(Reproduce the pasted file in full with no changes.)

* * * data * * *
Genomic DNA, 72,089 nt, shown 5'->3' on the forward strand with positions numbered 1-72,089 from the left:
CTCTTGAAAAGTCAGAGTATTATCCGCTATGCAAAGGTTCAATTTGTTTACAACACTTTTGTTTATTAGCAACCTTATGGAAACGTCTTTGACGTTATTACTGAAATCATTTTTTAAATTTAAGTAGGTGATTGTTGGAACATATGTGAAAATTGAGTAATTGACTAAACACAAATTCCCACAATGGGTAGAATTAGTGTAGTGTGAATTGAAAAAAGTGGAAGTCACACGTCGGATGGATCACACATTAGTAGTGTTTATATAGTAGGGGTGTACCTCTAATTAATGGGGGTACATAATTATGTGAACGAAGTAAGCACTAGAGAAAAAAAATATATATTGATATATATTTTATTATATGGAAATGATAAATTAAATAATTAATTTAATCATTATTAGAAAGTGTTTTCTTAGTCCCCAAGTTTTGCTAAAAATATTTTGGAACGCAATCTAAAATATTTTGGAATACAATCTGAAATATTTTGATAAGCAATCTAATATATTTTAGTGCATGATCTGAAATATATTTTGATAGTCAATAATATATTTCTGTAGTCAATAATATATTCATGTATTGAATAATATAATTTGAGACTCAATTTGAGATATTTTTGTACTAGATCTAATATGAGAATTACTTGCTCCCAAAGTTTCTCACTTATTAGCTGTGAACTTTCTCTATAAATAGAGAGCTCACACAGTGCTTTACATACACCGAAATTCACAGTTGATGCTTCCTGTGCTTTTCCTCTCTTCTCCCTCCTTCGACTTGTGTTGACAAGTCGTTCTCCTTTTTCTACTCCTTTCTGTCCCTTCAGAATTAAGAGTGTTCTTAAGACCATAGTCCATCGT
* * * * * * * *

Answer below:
Genomic DNA, 72,089 nt, shown 5'->3' on the forward strand with positions numbered 1-72,089 from the left:
CTCTTGAAAAGTCAGAGTATTATCCGCTATGCAAAGGTTCAATTTGTTTACAACACTTTTGTTTATTAGCAACCTTATGGAAACGTCTTTGACGTTATTACTGAAATCATTTTTTAAATTTAAGTAGGTGATTGTTGGAACATATGTGAAAATTGAGTAATTGACTAAACACAAATTCCCACAATGGGTAGAATTAGTGTAGTGTGAATTGAAAAAAGTGGAAGTCACACGTCGGATGGATCACACATTAGTAGTGTTTATATAGTAGGGGTGTACCTCTAATTAATGGGGGTACATAATTATGTGAACGAAGTAAGCACTAGAGAAAAAAAATATATATTGATATATATTTTATTATATGGAAATGATAAATTAAATAATTAATTTAATCATTATTAGAAAGTGTTTTCTTAGTCCCCAAGTTTTGCTAAAAATATTTTGGAACGCAATCTAAAATATTTTGGAATACAATCTGAAATATTTTGATAAGCAATCTAATATATTTTAGTGCATGATCTGAAATATATTTTGATAGTCAATAATATATTTCTGTAGTCAATAATATATTCATGTATTGAATAATATAATTTGAGACTCAATTTGAGATATTTTTGTACTAGATCTAATATGAGAATTACTTGCTCCCAAAGTTTCTCACTTATTAGCTGTGAACTTTCTCTATAAATAGAGAGCTCACACAGTGCTTTACATACACCGAAATTCACAGTTGATGCTTCCTGTGCTTTTCCTCTCTTCTCCCTCCTTCGACTTGTGTTGACAAGTCGTTCTCCTTTTTCTACTCCTTTCTGTCCCTTCAGAATTAAGAGTGTTCTTAAGACCATAGTCCATCGT